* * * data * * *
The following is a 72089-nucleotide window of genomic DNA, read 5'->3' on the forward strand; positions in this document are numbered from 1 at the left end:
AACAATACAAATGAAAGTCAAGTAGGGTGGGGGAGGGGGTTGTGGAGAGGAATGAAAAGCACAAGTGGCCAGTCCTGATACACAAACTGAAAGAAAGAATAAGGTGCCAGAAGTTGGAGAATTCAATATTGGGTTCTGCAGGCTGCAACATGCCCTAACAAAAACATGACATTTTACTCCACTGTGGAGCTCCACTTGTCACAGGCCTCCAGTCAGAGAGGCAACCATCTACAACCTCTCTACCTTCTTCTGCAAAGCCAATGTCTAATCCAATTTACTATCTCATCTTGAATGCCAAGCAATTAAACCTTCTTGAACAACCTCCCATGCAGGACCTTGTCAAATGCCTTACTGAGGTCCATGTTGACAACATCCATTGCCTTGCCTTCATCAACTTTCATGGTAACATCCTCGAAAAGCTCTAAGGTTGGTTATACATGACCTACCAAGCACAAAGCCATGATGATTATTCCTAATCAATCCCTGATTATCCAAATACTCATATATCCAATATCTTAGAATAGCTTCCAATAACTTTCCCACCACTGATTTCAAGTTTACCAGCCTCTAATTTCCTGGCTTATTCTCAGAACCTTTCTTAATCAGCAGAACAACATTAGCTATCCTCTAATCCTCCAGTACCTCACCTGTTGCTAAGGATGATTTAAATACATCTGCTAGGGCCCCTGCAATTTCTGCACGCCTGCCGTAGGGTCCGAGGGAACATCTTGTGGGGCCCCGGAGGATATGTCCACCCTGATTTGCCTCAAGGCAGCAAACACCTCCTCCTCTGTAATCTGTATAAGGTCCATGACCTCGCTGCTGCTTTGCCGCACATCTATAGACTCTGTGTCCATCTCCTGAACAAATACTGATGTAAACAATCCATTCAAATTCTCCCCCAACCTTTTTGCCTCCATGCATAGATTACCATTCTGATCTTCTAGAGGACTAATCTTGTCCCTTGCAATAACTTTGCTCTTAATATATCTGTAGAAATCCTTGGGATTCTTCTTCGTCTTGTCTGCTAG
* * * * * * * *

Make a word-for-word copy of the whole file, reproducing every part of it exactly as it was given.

The following is a 72089-nucleotide window of genomic DNA, read 5'->3' on the forward strand; positions in this document are numbered from 1 at the left end:
AACAATACAAATGAAAGTCAAGTAGGGTGGGGGAGGGGGTTGTGGAGAGGAATGAAAAGCACAAGTGGCCAGTCCTGATACACAAACTGAAAGAAAGAATAAGGTGCCAGAAGTTGGAGAATTCAATATTGGGTTCTGCAGGCTGCAACATGCCCTAACAAAAACATGACATTTTACTCCACTGTGGAGCTCCACTTGTCACAGGCCTCCAGTCAGAGAGGCAACCATCTACAACCTCTCTACCTTCTTCTGCAAAGCCAATGTCTAATCCAATTTACTATCTCATCTTGAATGCCAAGCAATTAAACCTTCTTGAACAACCTCCCATGCAGGACCTTGTCAAATGCCTTACTGAGGTCCATGTTGACAACATCCATTGCCTTGCCTTCATCAACTTTCATGGTAACATCCTCGAAAAGCTCTAAGGTTGGTTATACATGACCTACCAAGCACAAAGCCATGATGATTATTCCTAATCAATCCCTGATTATCCAAATACTCATATATCCAATATCTTAGAATAGCTTCCAATAACTTTCCCACCACTGATTTCAAGTTTACCAGCCTCTAATTTCCTGGCTTATTCTCAGAACCTTTCTTAATCAGCAGAACAACATTAGCTATCCTCTAATCCTCCAGTACCTCACCTGTTGCTAAGGATGATTTAAATACATCTGCTAGGGCCCCTGCAATTTCTGCACGCCTGCCGTAGGGTCCGAGGGAACATCTTGTGGGGCCCCGGAGGATATGTCCACCCTGATTTGCCTCAAGGCAGCAAACACCTCCTCCTCTGTAATCTGTATAAGGTCCATGACCTCGCTGCTGCTTTGCCGCACATCTATAGACTCTGTGTCCATCTCCTGAACAAATACTGATGTAAACAATCCATTCAAATTCTCCCCCAACCTTTTTGCCTCCATGCATAGATTACCATTCTGATCTTCTAGAGGACTAATCTTGTCCCTTGCAATAACTTTGCTCTTAATATATCTGTAGAAATCCTTGGGATTCTTCTTCGTCTTGTCTGCTAG